Paul Tagliabue has never found the middle ground of public opinion in more than a decade as the commissioner of the NFL.
He has ardent supporters. He has vehement detractors. When he steps down in July, he will be missed by many, and bade good riddance by others.
That probably comes with the territory when you consider he's presided over a league that sometimes seemed bipolar during his tenure.
There have been unquestionable high points: TV revenues have skyrocketed, a salary cap was implemented and the NFL handled the advent of free agency better than baseball might ever hope to. A financially-level playing field has been achieved through the cap and revenue sharing, a field that allows the micro-market Green Bay Packers to compete with the big boys on the East Coast.
Fans pack stadiums in record numbers, buy tons of merchandise and fawn over star players. The NFL Network was established several years ago, ramping up the NFL's global profile even more. The Super Bowl is now a weeklong event, with the game serving merely as the punctuation.
In short, the NFL is star-quality, rolling in dough and rivaled only by the NBA as the most successful major sports league in North America. It all happened on Tagliabue's watch.
But the league delivered itself a major black eye during Tagliabue's tenure as well. And the commissioner was part of the problem.
In 1993, the NFL could have placed expansion franchises in football-starved St. Louis and Baltimore. Instead, Tagliabue helped steer the franchises to a pair of untested small markets: Charlotte and Jacksonville.
Tagliabue might have had expanding the league's coverage on his mind when he aimed at North Carolina and northeast Florida, but he helped set in motion a chain of events that blackened the league's image to many fans for years.
Without expansion franchises, St. Louis and Baltimore were left to lure existing franchises. In 1995, Baltimore reeled in a debt-riddled Art Modell and his Cleveland Browns. A year later, St. Louis grabbed the Rams from Los Angeles.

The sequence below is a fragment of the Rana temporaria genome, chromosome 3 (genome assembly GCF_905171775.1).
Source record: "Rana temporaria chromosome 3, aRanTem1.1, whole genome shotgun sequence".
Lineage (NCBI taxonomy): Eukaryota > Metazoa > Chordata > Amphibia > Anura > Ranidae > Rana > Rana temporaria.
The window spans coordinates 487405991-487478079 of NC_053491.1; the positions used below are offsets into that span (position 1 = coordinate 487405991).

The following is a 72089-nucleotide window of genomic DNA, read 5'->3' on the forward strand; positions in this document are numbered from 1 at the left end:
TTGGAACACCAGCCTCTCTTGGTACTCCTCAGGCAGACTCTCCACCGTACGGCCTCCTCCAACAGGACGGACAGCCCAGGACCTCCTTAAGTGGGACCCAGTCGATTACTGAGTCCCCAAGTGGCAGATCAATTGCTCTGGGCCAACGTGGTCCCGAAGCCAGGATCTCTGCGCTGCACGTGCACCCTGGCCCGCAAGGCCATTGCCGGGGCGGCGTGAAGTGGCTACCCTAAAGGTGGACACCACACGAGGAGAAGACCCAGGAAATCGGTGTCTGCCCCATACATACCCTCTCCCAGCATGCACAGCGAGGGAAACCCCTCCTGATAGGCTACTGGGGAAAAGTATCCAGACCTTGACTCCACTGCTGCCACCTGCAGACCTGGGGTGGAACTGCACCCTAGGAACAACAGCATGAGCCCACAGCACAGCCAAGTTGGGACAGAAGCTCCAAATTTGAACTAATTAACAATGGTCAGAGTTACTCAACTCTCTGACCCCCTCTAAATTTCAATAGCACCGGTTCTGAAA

At the same time the Browns bolted for Baltimore, the Oilers moved to Tennessee. At the same time the Rams left Los Angeles, Al Davis packed up and moved his Raiders back to Oakland.
The moves left the nation's second-largest market (Los Angeles), another Top 10 market (Houston) and a city with a historically rabid fan base (Cleveland) without teams.
Not since baseball in the 1950s had so many franchises moved in such a short amount of time.
Tagliabue didn't exert his commissioner's authority when the league had the chance to put expansion franchises in the biggest markets available. By not acting, he let the NFL regress to a state of franchise upheaval that normally exists in indoor soccer leagues. For that reason, he will never supplant Pete Rozelle as the greatest NFL commissioner.
But Tagliabue was a benevolent leader. He fought for what he thought was best for the league, whether we agreed with him or not, and for that reason, his tenure should be remembered as a positive one overall.
Locally, Tagliabue recovered from the musical-teams fiasco of the mid-'90s and helped broker a deal that forced Modell to relinquish the name, colors and history of the Browns. That gave birth to the Baltimore Ravens, and spared Clevelanders the indignity of watching the Baltimore Browns take the field. He then worked to award Cleveland an expansion franchise for the 1999 season.
In 2002, a new Houston franchise took the field, meaning Los Angeles is the only city Tagliabue will leave without a team. There is some speculation as to how much impetus the "bring the NFL back to L.A." movement has, anyway.
Tagliabue has had Everest highs and Death Valley lows as a commissioner. For better or worse, he impacted the league in an indelible way, and will leave it, by and large, in better condition that he started with. And that's the primary job for any commissioner.